19 Berkeley Street, Mayfair, London W1J 8ED www.bocconcinorestaurant.co.uk
A Russian owned Italian restaurant in Mayfair pleasantly suprises Nick with the quality of its food
Except I do actually want to try this one as it’s Italian cooking and I am a bit partial to pasta and pizza. You can generally keep the’secondi’, though because if I want steak with tomato sauce I can get it at home.
So up Berkeley Street to a big glassless front door that seems more to say Keep Out than whisper Come in, but I can peer through the side window and because someone has removed the floor, I can see the basement restaurant. It looks ok, and reasonably busy for early evening,
P and I are not Mayfair types; we scrub up pretty well but it’s clear to the trained eye that we are not rich. I have a Casio watch and I do not wear pointy shoes while P has good taste in clothes, but not expensive. The nice receptionist is warm and welcoming though, no hint of superiority even when we hand over a bag with P’s walking shoes inside, and so we descend the spiral staircase in good spirits.
There’s a big pizza oven on display, not wood fired sadly but gas-fired which is the next best thing as naked flames are important for pizza. The clientele are a mix of Middle Eastern people; older women in traditional clothes and young women in alarmingly revealing ones plus various monied types of the international variety, but no one brash enough to set my teeth on edge.
P wants pan-fried king prawns to start, fearing that anything heavier will lead to defeat on pasta and these turn up in generous quantity simply done (heads on, trousers off) and with a very good smokiness from the skillet.A bed of rocket and a squeeze of lemon is all they need.
I have that rather odd creation of thinly sliced veal with tuna sauce that repels some people. It is hard to imagine why some chef back in the past thought they’d go together but they definitely do. It’s a rich mouthful, cut by large capers. Decent but not as good as some I’ve eaten.
We’re both falling over ourselves eating the focaccia with parmesan though. It’s not really what I would call focaccia, more super thin pizza with the crunch of carta di musica, but it is very good indeed. The umami buzz of the cheese working perfectly and that pizza oven obviously the hero here.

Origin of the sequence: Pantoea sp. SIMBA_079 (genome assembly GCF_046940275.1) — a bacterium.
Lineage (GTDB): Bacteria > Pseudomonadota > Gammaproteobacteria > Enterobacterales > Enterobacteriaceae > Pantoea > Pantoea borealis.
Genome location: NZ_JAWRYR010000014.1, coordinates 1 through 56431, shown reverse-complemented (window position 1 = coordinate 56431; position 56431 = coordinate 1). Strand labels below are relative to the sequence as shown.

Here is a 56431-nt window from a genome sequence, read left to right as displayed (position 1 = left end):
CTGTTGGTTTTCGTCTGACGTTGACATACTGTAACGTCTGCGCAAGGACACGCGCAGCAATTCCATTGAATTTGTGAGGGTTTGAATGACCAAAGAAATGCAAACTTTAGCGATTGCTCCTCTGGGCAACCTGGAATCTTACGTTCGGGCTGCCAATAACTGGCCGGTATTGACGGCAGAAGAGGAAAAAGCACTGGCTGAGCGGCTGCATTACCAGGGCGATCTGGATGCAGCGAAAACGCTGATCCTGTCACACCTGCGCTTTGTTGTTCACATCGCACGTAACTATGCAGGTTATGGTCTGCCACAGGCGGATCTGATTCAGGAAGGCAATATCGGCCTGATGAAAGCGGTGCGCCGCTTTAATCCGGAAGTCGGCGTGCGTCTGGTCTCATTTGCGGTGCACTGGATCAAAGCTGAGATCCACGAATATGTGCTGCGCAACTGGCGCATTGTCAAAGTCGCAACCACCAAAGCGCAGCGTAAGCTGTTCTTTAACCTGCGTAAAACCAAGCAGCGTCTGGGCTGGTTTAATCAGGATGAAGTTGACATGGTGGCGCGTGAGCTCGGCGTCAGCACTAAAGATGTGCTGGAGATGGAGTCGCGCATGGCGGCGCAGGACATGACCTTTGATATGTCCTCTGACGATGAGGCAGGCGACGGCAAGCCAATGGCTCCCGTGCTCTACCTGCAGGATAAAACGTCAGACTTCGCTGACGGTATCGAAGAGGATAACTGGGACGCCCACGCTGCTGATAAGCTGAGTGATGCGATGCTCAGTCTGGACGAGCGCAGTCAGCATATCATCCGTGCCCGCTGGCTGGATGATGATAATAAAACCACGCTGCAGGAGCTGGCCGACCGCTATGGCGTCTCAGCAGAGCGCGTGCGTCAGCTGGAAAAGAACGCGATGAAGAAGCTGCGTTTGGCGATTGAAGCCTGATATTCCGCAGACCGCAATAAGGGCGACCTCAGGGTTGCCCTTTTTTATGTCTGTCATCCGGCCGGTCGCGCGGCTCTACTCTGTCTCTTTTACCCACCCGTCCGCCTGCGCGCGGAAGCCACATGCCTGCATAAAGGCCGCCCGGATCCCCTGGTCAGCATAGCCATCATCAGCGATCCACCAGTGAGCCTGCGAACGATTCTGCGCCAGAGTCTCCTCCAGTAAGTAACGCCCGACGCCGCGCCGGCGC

Pasta for mains because much as I do like a pizza if there is also pasta on the menu then it’s no contest; black ink spaghetti with calamari and bottarga is my choice, there’s something about Goth spaghetti that always attracts me, but then I’m a big Cure fan too.This comes in just the right quantity, a jet-black tangle of perfectly cooked pasta shot through with the salty roe. My own taste would have been for more of the bottarga but this was probably enough for most people and the shards of calamari were butter soft and there were plenty of them.
P is after fish too, so has the classic spaghetti with clams. With this dish I all too often end up like Nigel Tufnell in Spinal Tap, peering into empty shells and asking why nobody is home. A good vongole does not leave the meat in the pan, instead there should be some loose in the pasta and some still in the shells, as winkling them out is all part of the fun. Above all the pasta should be richly flavoured with the clam juice as this is. Another very good dish.
GIven the reasonable size of the portions we have space for dessert. New York style Cheesecake with passion fruit compote is workmanlike, does what it says on the tin and is well made and solid. P’s chocolate eclair with Chantilly cream is too rich, an overdose of chocolate defeats her. Of course other people would perhaps find the choc o lot perfectly portioned, it is a matter of taste and perhaps greed.
Ah yes greed and taste, Mayfair is often accused of having too much of one and not enough of the other but this restaurant is actually pretty good on both counts. The prices are really very reasonable for the location and the kitchen definitely knows how to cook pasta dishes.
So park your prejudices and you may just enjoy yourself.